• Farmers said the roads are in a sorry state because of the rain experienced in most parts of the country.
• Kagwe Tea Factory director Gichuha wa Chege has asked the county government to pass Tea Cess Bill so that they can repair roads.
Tea farmers in Kiambu have asked the county government to rehabilitate the roads used to transport the cash crop.
The farmers said the roads are in a sorry state because of the rains experienced in most parts of the country.
“We have the worst roads. They are full of potholes and vehicles break down all the time. We have complained about the issue to both national and county governments, but nothing has been done,” tea farmer Joseph Mwangi said.
He said the affected areas are Kagwe, Gachoire, Ciboni and Gatamaiyu.
Kagwe Tea Factory director Gichuha wa Chege has asked the county government to pass Tea Cess Bill so that they can repair roads.
He said they are forced to slash farmers' proceeds to facilitate road repairs.
“Every year, we have been cutting our farmers money for repairing roads, something that is not supposed to happen, but we discussed and got consent from them to do so,” Chege said.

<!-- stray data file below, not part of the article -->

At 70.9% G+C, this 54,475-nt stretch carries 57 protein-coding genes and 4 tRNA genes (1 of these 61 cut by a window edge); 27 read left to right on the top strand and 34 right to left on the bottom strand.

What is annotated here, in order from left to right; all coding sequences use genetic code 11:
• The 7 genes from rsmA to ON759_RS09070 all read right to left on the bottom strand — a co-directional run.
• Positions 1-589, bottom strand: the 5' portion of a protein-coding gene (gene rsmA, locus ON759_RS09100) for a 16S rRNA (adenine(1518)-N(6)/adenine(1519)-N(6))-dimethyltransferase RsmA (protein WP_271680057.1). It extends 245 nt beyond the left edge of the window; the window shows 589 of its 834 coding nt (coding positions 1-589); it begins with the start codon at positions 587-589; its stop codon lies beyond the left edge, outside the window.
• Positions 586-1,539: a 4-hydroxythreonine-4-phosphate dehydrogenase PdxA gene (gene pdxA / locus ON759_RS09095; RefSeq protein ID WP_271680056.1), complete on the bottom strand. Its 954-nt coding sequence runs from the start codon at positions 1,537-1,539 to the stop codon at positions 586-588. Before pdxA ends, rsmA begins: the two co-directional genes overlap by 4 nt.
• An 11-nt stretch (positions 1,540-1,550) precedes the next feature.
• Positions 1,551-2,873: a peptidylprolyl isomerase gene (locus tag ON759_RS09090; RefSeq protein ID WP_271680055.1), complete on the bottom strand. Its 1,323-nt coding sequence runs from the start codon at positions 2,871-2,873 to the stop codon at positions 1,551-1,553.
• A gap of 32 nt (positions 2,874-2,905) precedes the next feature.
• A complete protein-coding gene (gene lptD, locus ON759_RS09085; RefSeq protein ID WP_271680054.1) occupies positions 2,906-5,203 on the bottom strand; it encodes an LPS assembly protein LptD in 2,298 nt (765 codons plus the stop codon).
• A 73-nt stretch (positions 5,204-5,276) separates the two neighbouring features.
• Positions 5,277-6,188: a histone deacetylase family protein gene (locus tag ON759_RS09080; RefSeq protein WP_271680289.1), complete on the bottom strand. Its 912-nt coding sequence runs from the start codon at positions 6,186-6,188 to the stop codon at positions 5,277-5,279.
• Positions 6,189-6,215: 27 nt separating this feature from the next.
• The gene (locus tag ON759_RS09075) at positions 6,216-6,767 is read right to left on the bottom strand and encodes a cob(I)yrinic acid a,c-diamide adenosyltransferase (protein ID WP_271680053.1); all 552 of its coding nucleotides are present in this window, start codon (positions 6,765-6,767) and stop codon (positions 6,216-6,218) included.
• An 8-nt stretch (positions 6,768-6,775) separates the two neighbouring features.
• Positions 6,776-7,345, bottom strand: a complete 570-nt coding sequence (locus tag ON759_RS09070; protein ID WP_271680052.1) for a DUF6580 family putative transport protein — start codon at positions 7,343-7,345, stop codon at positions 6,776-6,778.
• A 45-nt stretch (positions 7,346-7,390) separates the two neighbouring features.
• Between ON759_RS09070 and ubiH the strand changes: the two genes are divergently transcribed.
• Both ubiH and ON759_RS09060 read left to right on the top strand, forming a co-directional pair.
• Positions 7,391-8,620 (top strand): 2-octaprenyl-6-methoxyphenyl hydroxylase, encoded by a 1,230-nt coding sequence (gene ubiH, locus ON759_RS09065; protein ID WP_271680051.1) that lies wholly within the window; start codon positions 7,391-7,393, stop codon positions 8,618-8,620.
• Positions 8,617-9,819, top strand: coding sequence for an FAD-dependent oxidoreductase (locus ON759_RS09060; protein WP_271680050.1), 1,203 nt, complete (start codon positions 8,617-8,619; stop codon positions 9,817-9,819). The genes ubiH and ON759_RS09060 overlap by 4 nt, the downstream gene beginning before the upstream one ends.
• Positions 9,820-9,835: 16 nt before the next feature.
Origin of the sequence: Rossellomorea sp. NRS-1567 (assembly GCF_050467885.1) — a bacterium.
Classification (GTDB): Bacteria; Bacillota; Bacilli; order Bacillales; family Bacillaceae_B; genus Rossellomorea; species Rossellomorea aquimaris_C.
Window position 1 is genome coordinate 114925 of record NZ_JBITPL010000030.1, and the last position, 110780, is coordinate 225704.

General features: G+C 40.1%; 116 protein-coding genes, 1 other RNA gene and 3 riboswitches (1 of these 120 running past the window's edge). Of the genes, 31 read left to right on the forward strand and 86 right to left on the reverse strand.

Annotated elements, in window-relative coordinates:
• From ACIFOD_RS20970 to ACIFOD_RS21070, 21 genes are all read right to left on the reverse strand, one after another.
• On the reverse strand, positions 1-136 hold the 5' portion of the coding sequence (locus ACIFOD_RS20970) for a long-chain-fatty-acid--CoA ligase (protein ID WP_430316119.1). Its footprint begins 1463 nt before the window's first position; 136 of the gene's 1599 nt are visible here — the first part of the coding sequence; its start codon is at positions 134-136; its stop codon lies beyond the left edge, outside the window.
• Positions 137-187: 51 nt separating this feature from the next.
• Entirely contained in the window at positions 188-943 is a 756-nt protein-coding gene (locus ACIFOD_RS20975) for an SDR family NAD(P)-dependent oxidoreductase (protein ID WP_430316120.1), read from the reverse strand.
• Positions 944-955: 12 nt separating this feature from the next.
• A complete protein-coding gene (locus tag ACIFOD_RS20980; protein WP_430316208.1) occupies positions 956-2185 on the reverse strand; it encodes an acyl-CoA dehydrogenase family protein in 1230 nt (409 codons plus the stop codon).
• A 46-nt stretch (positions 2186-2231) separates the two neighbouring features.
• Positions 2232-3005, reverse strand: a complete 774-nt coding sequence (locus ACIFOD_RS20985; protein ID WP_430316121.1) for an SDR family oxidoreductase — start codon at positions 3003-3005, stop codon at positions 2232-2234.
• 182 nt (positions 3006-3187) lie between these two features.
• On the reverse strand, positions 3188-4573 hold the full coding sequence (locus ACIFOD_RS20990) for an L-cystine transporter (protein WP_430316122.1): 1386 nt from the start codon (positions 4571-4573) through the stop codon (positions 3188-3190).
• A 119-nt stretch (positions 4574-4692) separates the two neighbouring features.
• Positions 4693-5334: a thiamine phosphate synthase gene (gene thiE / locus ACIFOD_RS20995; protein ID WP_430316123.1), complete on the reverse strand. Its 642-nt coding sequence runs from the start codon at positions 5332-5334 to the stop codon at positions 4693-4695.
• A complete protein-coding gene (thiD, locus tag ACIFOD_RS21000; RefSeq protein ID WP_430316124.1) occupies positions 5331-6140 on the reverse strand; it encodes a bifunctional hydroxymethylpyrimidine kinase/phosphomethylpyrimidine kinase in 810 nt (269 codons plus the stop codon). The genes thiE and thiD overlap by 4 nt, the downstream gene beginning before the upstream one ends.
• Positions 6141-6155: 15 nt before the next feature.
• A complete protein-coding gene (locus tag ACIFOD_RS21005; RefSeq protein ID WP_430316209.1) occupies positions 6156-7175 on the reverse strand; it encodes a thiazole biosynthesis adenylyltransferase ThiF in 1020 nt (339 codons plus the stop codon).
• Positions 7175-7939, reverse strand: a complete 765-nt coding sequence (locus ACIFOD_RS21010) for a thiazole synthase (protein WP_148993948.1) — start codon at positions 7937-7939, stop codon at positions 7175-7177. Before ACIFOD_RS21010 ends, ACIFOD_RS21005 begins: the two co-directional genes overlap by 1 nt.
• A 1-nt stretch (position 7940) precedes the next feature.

He said the coronavirus has affected many businesses, factories and industries, with workers being sent home as they are not making profits.
Chege spoke when joined Lari for Larians Initiative (LLI) group to donate food worth Sh250,000 to vulnerable families.
He was accompanied by LLI chairman Paul Ngunyi and other officials such as Njoki Wamitugo, musician Charles Manji and Kamau Mariga to present food donation to Lari deputy county commissioner Aaron Koros.
Chege said 95 per cent of tea grown in Kenya is exported, leaving Kenyans consuming only five per cent. He urged residents to develop a culture of drinking tea.
Chege reveals that scientists believe that tea grown in Kiambu was among the best in the world and it has some elements that boost the immune system.
Edited by A.N